Are you actually in your body right now? Is it possible that you might actually have a tendency to leave your body and dissociate without even knowing?
There are ways that we full-on disassociate in terms of traumatic events but what people don’t realize is folks who are sensitive tend to be either micro-disassociating in many different ways and often not even know it. So what are some signs that dissociation is happening?
1. Not In Touch with Your Body
You notice that you can’t really get in touch with your body. This is tricky because the average person, generally, isn’t very in touch with their body to begin with. But most folks who are on this sensitivity spectrum can usually feel into their body.
What I mean by that is bringing your mind and your awareness to touch base. You might be visualizing that part of your body or having a sensation or awareness of it almost as if from the inside out. That’s what I mean when I say get in touch with.
But when you’re sort of out of yourself, you become a little bit more of the watcher versus the feeler. You’ll start to notice that you’re sort of watching yourself a little bit more or you’re aware and you can see your body but you can’t really get in touch with it.
Going from watcher down into feeler. If you’re not able to actually feel into and connect with the body, you’re probably not really in your body fully.
2. Not In Touch with your Emotions
In a similar way, you also tend to feel a little numb emotionally. This can happen for a couple of reasons. Sometimes it can be because of our “protector system” (part of our nervous system and the part of us that tries to keep us safe from trauma and past hurts that have happened) will wall things off and not be able to get in touch with them.
It can also be a sign that you are not really in your body. You’re a little disassociated when you just feel numb, you can’t actually feel the feelings.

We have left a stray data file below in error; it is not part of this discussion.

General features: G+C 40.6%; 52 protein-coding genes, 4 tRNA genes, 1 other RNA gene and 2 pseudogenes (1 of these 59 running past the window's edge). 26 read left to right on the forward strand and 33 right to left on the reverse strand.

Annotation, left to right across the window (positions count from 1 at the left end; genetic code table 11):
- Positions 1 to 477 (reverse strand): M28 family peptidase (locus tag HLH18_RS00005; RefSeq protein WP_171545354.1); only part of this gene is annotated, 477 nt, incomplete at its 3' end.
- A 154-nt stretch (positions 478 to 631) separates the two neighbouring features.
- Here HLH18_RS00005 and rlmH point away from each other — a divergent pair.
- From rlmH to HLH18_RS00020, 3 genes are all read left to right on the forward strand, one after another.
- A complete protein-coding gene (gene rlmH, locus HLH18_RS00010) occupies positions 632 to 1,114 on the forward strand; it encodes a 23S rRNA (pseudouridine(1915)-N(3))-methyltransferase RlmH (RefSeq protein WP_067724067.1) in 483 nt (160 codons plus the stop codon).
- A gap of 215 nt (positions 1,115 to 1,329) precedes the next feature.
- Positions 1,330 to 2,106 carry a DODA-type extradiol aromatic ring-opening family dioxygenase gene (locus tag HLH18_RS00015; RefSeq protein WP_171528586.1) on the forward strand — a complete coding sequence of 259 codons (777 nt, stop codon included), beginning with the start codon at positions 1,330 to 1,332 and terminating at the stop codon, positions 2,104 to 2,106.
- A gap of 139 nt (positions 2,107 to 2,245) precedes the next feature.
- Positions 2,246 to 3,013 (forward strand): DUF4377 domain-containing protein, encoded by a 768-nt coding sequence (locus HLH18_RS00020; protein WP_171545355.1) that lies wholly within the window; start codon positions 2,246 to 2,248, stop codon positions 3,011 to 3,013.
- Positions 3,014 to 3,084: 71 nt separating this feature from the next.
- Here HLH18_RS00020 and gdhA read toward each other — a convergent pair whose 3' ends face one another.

This happened with clients. When they talk about something that’s actually quite disturbing, something that’s very difficult emotionally that has happened, they explain it in a way that is super detached.
Remember, disassociation is a protection mechanism so your body in a good way is separating you out so you don’t have to feel it.
The problem is when we’re doing healing work, we have to be aligned and in touch with it. That doesn’t mean that we have to reprocess it or rethink it like is sometimes done in desensitization and different types of therapy.
We don’t have to do that but we do have to be in our body to help all of the levels align and actually release something.
So if you’re feeling numb or sometimes you might even notice a change in your voice where you’re (what I would call) sidestepping—you’re saying the words but it’s coming from a more hollow place, or it’s a different sort of maybe even professional tone of voice, but it’s not really landing. There’s something in there that’s a little bit hollow because you’re not with yourself.
3. No Memory of an Event Happening
You might be not in your body if you lack memory of a certain time or event.